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Toussaint, however, has been maligned in both fiction and nonfiction alike - Lewis himself called him "a man of no peculiar merit."
W. Dale Nelson offers a frank and honest portrayal of Toussaint, suggesting his character has perhaps been judged too harshly. He was indeed valuable as an interpreter and no doubt helpful with his knowledge of the Indian tribes the group encountered. And with his experience as a fur trader, he always seemed to strike a better bargain than his companions.
During the expedition Sacagawea gave birth to a son, Jean Baptiste. With her death in 1812, Clark assumed custody of her son and Toussaint returned to his life on the upper Missouri. Surviving his wife by almost three decades, Toussaint worked under Clark (then Superintendent of Indian Affairs in St. Louis) as an interpreter for government officials, explorers, artists, and visiting dignitaries.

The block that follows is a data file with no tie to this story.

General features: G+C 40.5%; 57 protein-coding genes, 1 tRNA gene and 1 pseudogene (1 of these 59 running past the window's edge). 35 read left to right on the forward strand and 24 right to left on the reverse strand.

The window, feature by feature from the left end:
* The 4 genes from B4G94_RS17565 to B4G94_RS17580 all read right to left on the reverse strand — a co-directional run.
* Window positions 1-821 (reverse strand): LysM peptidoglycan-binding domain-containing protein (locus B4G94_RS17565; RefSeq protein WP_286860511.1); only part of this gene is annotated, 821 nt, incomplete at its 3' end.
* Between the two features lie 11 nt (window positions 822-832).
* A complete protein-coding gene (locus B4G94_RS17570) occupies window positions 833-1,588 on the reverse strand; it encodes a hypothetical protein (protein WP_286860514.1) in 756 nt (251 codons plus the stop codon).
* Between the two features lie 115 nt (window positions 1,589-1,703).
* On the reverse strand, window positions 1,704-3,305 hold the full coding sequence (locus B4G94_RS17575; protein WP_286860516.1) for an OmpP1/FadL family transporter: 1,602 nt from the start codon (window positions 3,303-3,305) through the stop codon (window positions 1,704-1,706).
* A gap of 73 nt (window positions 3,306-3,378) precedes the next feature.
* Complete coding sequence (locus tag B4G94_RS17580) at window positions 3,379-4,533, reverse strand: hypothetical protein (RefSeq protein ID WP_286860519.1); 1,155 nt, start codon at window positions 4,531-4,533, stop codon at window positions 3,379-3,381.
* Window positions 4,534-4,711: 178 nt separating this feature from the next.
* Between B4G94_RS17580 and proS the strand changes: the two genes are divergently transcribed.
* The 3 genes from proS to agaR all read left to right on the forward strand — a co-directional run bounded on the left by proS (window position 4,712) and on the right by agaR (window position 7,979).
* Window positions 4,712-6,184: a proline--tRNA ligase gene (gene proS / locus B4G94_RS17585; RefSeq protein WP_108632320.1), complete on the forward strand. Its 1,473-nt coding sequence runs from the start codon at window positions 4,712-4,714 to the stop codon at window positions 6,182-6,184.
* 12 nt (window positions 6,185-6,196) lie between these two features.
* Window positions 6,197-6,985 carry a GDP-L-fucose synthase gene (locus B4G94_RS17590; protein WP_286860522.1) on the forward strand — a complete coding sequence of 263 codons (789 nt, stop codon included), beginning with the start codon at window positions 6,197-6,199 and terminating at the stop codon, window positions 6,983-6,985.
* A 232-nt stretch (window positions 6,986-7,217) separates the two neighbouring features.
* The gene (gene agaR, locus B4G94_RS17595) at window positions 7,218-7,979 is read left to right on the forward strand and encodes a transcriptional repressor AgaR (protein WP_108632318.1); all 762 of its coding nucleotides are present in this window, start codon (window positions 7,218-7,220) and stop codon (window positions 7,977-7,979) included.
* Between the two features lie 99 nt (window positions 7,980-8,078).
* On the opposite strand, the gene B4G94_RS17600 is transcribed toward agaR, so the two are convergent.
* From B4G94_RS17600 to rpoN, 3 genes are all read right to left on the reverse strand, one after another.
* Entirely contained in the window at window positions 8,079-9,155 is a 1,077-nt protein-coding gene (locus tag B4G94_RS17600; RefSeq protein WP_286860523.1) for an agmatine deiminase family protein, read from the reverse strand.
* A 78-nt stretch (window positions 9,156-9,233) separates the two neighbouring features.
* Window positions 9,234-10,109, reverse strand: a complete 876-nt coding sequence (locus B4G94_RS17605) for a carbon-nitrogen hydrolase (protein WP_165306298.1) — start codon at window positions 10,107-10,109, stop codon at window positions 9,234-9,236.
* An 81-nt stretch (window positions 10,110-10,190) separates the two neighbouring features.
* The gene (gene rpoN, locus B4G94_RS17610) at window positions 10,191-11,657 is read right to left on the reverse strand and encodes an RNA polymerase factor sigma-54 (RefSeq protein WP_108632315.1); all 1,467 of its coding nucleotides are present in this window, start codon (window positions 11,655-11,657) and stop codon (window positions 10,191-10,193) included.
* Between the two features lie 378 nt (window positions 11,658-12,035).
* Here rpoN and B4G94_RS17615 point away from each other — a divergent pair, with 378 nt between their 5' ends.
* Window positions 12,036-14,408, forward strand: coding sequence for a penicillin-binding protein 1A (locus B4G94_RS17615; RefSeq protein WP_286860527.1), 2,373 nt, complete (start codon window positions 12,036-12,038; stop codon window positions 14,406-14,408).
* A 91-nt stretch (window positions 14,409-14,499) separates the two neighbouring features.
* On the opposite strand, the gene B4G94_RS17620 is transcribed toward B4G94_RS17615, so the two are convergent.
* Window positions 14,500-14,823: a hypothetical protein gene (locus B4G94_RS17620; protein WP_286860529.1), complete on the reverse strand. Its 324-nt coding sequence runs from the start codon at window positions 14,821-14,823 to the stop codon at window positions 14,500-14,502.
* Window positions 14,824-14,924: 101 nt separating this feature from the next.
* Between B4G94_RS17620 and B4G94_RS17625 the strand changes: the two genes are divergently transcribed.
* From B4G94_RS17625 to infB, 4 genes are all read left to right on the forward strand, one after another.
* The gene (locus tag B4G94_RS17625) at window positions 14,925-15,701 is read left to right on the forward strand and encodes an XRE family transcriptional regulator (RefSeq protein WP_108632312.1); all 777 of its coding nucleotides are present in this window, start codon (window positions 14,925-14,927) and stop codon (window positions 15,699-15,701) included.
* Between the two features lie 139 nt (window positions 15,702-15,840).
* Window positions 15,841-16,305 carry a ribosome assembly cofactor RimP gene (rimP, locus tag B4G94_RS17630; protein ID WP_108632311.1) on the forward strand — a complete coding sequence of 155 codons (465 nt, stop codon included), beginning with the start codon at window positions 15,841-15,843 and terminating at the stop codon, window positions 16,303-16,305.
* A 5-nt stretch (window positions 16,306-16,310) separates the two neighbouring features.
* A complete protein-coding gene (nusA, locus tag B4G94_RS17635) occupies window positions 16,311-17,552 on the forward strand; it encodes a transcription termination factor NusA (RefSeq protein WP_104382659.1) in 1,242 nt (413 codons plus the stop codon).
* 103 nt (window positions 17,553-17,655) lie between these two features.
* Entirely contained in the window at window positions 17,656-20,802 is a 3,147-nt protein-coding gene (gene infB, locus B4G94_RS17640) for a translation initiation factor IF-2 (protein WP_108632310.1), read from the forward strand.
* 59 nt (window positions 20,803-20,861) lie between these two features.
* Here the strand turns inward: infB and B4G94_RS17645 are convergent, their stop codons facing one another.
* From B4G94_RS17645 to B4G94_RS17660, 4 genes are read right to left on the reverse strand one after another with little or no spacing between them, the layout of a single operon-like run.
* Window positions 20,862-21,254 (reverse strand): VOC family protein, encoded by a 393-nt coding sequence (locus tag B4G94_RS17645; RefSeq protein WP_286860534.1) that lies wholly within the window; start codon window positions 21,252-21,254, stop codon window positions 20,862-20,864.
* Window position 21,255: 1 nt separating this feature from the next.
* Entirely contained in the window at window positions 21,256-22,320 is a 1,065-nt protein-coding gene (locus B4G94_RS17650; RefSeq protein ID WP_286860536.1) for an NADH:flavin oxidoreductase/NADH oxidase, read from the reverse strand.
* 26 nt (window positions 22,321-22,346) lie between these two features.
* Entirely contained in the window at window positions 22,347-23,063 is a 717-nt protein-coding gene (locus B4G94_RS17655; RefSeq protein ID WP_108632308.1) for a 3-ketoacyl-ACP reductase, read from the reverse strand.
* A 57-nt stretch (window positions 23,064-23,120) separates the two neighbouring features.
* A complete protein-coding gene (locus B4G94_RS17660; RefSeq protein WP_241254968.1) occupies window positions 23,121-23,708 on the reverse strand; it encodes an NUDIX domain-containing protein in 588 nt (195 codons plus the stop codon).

|List of Illustrations|
|3||Against the Current||25|
|4||Over the Top||41|
|8||Father and Son||76|
|9||At Home and Abroad||80|
|10||The Prince and the Frontiersman||85|
|11||Glimpses of Baptiste||92|
|12||Desolation on the Missouri||96|
|13||Westward Once More||106|
|14||John B. Charbonneau||117|